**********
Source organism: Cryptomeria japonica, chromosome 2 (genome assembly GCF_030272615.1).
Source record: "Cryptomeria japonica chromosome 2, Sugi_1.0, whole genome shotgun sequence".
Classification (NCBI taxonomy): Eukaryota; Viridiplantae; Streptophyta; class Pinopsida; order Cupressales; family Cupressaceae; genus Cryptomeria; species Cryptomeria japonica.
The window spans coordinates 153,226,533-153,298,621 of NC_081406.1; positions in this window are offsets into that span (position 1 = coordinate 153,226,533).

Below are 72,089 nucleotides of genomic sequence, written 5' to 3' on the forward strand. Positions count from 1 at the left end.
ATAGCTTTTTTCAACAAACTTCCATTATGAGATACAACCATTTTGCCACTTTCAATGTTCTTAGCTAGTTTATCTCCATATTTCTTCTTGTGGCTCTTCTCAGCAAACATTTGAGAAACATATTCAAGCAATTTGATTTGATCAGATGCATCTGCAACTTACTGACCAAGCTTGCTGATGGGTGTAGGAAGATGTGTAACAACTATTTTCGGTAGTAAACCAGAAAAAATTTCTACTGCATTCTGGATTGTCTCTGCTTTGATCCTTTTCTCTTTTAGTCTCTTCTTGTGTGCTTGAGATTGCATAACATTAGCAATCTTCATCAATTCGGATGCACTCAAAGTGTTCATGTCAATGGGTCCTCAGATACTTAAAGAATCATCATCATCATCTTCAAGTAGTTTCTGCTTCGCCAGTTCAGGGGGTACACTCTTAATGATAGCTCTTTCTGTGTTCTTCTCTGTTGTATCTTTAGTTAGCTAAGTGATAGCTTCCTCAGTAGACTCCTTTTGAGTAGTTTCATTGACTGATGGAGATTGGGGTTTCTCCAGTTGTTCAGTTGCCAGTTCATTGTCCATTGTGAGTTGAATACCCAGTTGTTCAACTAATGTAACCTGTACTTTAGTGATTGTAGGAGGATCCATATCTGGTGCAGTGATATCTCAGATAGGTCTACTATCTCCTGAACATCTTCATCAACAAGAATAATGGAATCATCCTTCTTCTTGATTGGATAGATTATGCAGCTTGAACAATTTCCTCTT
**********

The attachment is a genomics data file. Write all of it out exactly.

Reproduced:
Source organism: Cryptomeria japonica, chromosome 2 (genome assembly GCF_030272615.1).
Source record: "Cryptomeria japonica chromosome 2, Sugi_1.0, whole genome shotgun sequence".
Classification (NCBI taxonomy): Eukaryota; Viridiplantae; Streptophyta; class Pinopsida; order Cupressales; family Cupressaceae; genus Cryptomeria; species Cryptomeria japonica.
The window spans coordinates 153,226,533-153,298,621 of NC_081406.1; positions in this window are offsets into that span (position 1 = coordinate 153,226,533).

Below are 72,089 nucleotides of genomic sequence, written 5' to 3' on the forward strand. Positions count from 1 at the left end.
ATAGCTTTTTTCAACAAACTTCCATTATGAGATACAACCATTTTGCCACTTTCAATGTTCTTAGCTAGTTTATCTCCATATTTCTTCTTGTGGCTCTTCTCAGCAAACATTTGAGAAACATATTCAAGCAATTTGATTTGATCAGATGCATCTGCAACTTACTGACCAAGCTTGCTGATGGGTGTAGGAAGATGTGTAACAACTATTTTCGGTAGTAAACCAGAAAAAATTTCTACTGCATTCTGGATTGTCTCTGCTTTGATCCTTTTCTCTTTTAGTCTCTTCTTGTGTGCTTGAGATTGCATAACATTAGCAATCTTCATCAATTCGGATGCACTCAAAGTGTTCATGTCAATGGGTCCTCAGATACTTAAAGAATCATCATCATCATCTTCAAGTAGTTTCTGCTTCGCCAGTTCAGGGGGTACACTCTTAATGATAGCTCTTTCTGTGTTCTTCTCTGTTGTATCTTTAGTTAGCTAAGTGATAGCTTCCTCAGTAGACTCCTTTTGAGTAGTTTCATTGACTGATGGAGATTGGGGTTTCTCCAGTTGTTCAGTTGCCAGTTCATTGTCCATTGTGAGTTGAATACCCAGTTGTTCAACTAATGTAACCTGTACTTTAGTGATTGTAGGAGGATCCATATCTGGTGCAGTGATATCTCAGATAGGTCTACTATCTCCTGAACATCTTCATCAACAAGAATAATGGAATCATCCTTCTTCTTGATTGGATAGATTATGCAGCTTGAACAATTTCCTCTT